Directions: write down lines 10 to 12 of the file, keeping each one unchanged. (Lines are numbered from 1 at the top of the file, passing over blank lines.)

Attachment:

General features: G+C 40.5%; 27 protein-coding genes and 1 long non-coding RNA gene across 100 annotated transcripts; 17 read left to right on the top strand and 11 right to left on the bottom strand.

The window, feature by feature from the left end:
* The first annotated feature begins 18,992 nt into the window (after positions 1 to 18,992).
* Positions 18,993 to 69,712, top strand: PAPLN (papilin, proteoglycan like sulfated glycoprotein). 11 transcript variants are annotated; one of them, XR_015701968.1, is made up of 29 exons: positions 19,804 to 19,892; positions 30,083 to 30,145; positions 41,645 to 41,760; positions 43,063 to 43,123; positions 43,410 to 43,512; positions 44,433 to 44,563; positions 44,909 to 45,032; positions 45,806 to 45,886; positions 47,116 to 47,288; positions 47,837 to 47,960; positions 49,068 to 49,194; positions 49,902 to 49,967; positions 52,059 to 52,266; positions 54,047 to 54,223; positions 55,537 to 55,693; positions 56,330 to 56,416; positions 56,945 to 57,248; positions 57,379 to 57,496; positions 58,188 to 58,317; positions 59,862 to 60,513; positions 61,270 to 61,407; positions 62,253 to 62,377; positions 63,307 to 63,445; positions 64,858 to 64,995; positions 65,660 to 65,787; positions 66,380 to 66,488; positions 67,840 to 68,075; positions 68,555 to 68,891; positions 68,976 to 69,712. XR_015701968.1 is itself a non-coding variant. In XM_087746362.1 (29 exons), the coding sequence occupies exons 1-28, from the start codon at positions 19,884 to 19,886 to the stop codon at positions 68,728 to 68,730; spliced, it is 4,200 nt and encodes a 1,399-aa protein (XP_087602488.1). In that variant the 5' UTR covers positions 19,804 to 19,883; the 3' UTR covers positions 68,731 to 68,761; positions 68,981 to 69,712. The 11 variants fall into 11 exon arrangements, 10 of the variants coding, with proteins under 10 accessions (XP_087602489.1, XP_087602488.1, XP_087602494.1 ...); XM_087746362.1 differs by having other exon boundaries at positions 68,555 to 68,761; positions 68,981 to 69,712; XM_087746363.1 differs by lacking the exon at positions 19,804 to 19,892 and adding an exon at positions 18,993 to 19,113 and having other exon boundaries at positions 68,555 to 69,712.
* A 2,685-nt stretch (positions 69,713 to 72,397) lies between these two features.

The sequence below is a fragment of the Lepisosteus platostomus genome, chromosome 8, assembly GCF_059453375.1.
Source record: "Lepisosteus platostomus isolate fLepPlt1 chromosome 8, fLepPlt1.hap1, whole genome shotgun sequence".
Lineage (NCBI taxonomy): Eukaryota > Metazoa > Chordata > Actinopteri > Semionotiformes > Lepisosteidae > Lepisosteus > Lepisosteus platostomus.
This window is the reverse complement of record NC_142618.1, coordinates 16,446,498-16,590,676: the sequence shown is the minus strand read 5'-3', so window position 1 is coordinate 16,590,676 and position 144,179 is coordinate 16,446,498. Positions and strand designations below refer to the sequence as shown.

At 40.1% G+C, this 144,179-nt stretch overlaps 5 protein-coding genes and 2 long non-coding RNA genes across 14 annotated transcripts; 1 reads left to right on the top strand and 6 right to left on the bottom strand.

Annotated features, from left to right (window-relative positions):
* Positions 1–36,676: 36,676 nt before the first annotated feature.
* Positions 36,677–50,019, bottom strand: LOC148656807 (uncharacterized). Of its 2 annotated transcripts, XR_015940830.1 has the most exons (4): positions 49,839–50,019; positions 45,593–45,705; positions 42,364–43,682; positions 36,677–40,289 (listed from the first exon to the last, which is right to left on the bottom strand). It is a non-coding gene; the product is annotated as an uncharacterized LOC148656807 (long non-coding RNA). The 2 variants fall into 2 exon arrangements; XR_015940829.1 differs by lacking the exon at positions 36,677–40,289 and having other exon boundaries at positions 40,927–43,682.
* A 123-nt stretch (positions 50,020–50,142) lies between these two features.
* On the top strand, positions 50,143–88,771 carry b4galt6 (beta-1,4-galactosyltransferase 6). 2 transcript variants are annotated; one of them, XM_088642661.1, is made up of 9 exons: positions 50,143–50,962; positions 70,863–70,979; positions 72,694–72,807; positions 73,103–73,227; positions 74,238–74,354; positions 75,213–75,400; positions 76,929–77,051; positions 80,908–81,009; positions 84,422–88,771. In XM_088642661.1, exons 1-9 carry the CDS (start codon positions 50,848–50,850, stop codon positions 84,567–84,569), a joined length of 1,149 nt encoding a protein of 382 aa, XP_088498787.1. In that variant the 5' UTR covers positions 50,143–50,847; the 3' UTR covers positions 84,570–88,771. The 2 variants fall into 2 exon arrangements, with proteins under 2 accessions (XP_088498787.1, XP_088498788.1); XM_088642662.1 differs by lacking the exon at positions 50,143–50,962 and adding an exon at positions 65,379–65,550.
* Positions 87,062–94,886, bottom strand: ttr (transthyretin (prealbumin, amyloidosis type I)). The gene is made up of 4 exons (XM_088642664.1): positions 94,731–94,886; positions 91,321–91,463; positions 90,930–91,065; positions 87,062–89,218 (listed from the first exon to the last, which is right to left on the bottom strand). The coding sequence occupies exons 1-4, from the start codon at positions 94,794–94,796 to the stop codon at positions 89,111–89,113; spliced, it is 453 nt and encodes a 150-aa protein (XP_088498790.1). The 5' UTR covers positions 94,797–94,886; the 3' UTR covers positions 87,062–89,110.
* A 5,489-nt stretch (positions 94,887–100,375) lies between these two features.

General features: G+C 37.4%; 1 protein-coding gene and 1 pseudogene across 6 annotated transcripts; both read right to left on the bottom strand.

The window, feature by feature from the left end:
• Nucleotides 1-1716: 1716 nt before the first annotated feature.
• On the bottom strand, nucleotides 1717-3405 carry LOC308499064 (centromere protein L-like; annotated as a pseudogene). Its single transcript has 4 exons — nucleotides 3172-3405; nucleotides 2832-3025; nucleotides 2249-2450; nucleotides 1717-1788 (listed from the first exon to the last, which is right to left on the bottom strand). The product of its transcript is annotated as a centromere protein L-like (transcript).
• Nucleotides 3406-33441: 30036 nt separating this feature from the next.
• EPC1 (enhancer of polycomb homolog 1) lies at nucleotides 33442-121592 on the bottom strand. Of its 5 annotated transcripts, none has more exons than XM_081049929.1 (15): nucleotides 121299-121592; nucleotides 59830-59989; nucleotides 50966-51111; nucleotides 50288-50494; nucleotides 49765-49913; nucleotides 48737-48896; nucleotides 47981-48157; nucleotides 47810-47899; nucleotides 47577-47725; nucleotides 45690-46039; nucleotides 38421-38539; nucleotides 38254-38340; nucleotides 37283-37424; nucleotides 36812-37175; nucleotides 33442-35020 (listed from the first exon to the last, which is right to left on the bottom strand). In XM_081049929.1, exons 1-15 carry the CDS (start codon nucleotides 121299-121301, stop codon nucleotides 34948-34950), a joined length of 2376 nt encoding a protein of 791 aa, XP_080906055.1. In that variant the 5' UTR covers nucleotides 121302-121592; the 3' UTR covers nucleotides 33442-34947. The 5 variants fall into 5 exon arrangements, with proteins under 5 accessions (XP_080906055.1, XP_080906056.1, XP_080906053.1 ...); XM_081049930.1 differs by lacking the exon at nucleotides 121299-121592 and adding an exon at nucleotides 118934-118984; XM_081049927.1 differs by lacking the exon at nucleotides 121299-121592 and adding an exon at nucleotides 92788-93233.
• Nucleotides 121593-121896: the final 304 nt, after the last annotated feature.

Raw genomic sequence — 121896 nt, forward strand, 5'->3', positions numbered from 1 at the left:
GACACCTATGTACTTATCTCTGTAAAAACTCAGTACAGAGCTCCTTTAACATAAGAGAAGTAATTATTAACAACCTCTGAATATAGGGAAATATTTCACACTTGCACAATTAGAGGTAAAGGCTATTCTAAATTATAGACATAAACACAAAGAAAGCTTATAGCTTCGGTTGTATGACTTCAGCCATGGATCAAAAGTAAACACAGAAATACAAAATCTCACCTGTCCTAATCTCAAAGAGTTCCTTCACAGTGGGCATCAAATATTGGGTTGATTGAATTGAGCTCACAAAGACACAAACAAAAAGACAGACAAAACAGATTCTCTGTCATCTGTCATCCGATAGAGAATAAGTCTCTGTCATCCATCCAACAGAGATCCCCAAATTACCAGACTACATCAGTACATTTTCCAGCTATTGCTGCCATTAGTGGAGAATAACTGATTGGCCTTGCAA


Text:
At 40.1% G+C, this 144,179-nt stretch overlaps 5 protein-coding genes and 2 long non-coding RNA genes across 14 annotated transcripts; 1 reads left to right on the top strand and 6 right to left on the bottom strand.

Annotated features, from left to right (window-relative positions):
* Positions 1–36,676: 36,676 nt before the first annotated feature.